The realisation that seabird excrement (guano) had excellent properties as a fertiliser transformed western agriculture. For over a century the sale of guano was the single greatest source of income in Peru but, by the turn of the twentieth century, reserves had been nearly exhausted.
In the early industrial era cities began forming as the powerhouses of national economies. Feeding their populations became increasingly critical as farmland soils became steadily depleted of nutrients. The realisation in 1840 that seabird guano had excellent properties as a fertiliser transformed not only western agriculture but western interests in the economic value of seabird colonies, although none ever rivalled those to be found along the coast of Peru, where weather conditions had allowed the accumulation of guano over millenia.
Between 1848 and 1875 Europe and North America consumed over 20 million tons of Peruvian guano, most of it dug out by convicts and conscripts. In circles where the massive profits were spent the Guanay Cormorant Phalacrocorax bougainvillii was toasted as “the most valuable bird in the world”. For over a century the sale of accumulated deposits of bird excrement was the single greatest source of income in Peru. By the turn of the twentieth century the depletion of reserves was sufficiently worrying for the country to create the State Guano Company to promote more sustainable extraction, but the damage was largely irreversible. The immense reserves on the Chincha Islands (which the Spanish tried to appropriate from Peru in the mid-1860s) had been exhausted, and all the others were in a near-terminal state. The walling-off of colonies and the stationing of guards had some effect, and finally a rotational system of extraction, once and briefly every few years, was installed to try to maintain the industry and the colonies in balance. But by the mid twentieth century other nations had realised that they could “cut out the middleman”—the birds themselves—by catching the fish they were eating and processing them directly into fertiliser. The result, inevitably, was a further massive crash of the Peruvian seabird stock and the guano it produced, as birds simply starved (Collar et al. 2007).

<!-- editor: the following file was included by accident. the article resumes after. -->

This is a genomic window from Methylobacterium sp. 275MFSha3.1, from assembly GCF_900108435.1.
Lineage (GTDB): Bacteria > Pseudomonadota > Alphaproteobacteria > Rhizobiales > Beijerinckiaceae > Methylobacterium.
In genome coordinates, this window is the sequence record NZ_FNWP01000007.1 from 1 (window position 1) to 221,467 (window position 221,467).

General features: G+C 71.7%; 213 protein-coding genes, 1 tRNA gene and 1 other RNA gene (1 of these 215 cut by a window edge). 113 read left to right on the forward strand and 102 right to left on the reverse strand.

Collar, N. J., Long, A. J., Robles Gil, P. and Rojo, J. (2007) Birds and people: bonds in a timeless journey. Mexico City: CEMEX.
BirdLife International (2008) Seabird guano, especially from Peru, transformed western agriculture in the nineteenth century. Presented as part of the BirdLife State of the world's birds website. Available from: http://www.birdlife.org/datazone/sowb/casestudy/97. Checked: 13/02/2016
|Key message: Birds bring us material benefits by the million|